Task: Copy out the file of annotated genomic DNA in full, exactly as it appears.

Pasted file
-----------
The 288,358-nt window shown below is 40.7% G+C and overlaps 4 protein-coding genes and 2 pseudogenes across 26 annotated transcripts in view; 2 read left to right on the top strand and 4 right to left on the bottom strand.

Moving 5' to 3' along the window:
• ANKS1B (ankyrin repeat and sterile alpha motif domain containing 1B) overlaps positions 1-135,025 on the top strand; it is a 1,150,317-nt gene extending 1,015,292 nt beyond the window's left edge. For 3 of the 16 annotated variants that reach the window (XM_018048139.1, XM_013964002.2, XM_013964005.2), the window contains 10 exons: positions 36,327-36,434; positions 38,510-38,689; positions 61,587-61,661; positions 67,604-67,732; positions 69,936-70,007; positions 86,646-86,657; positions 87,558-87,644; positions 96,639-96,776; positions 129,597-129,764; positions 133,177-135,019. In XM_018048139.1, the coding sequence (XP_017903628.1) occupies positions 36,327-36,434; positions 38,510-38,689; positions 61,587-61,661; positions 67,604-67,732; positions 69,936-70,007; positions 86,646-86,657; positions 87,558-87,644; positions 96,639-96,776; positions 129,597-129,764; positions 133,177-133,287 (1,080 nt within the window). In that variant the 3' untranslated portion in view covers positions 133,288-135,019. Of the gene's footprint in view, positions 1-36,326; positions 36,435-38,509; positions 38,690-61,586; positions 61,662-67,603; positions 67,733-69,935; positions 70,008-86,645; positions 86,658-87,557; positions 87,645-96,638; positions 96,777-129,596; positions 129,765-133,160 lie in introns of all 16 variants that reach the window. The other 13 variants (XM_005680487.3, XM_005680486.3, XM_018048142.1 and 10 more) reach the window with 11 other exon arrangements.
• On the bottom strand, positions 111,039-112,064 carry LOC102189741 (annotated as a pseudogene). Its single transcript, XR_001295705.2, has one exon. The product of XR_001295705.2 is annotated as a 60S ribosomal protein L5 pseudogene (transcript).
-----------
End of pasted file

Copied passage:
The 288,358-nt window shown below is 40.7% G+C and overlaps 4 protein-coding genes and 2 pseudogenes across 26 annotated transcripts in view; 2 read left to right on the top strand and 4 right to left on the bottom strand.

Moving 5' to 3' along the window:
• ANKS1B (ankyrin repeat and sterile alpha motif domain containing 1B) overlaps positions 1-135,025 on the top strand; it is a 1,150,317-nt gene extending 1,015,292 nt beyond the window's left edge. For 3 of the 16 annotated variants that reach the window (XM_018048139.1, XM_013964002.2, XM_013964005.2), the window contains 10 exons: positions 36,327-36,434; positions 38,510-38,689; positions 61,587-61,661; positions 67,604-67,732; positions 69,936-70,007; positions 86,646-86,657; positions 87,558-87,644; positions 96,639-96,776; positions 129,597-129,764; positions 133,177-135,019. In XM_018048139.1, the coding sequence (XP_017903628.1) occupies positions 36,327-36,434; positions 38,510-38,689; positions 61,587-61,661; positions 67,604-67,732; positions 69,936-70,007; positions 86,646-86,657; positions 87,558-87,644; positions 96,639-96,776; positions 129,597-129,764; positions 133,177-133,287 (1,080 nt within the window). In that variant the 3' untranslated portion in view covers positions 133,288-135,019. Of the gene's footprint in view, positions 1-36,326; positions 36,435-38,509; positions 38,690-61,586; positions 61,662-67,603; positions 67,733-69,935; positions 70,008-86,645; positions 86,658-87,557; positions 87,645-96,638; positions 96,777-129,596; positions 129,765-133,160 lie in introns of all 16 variants that reach the window. The other 13 variants (XM_005680487.3, XM_005680486.3, XM_018048142.1 and 10 more) reach the window with 11 other exon arrangements.
• On the bottom strand, positions 111,039-112,064 carry LOC102189741 (annotated as a pseudogene). Its single transcript, XR_001295705.2, has one exon. The product of XR_001295705.2 is annotated as a 60S ribosomal protein L5 pseudogene (transcript).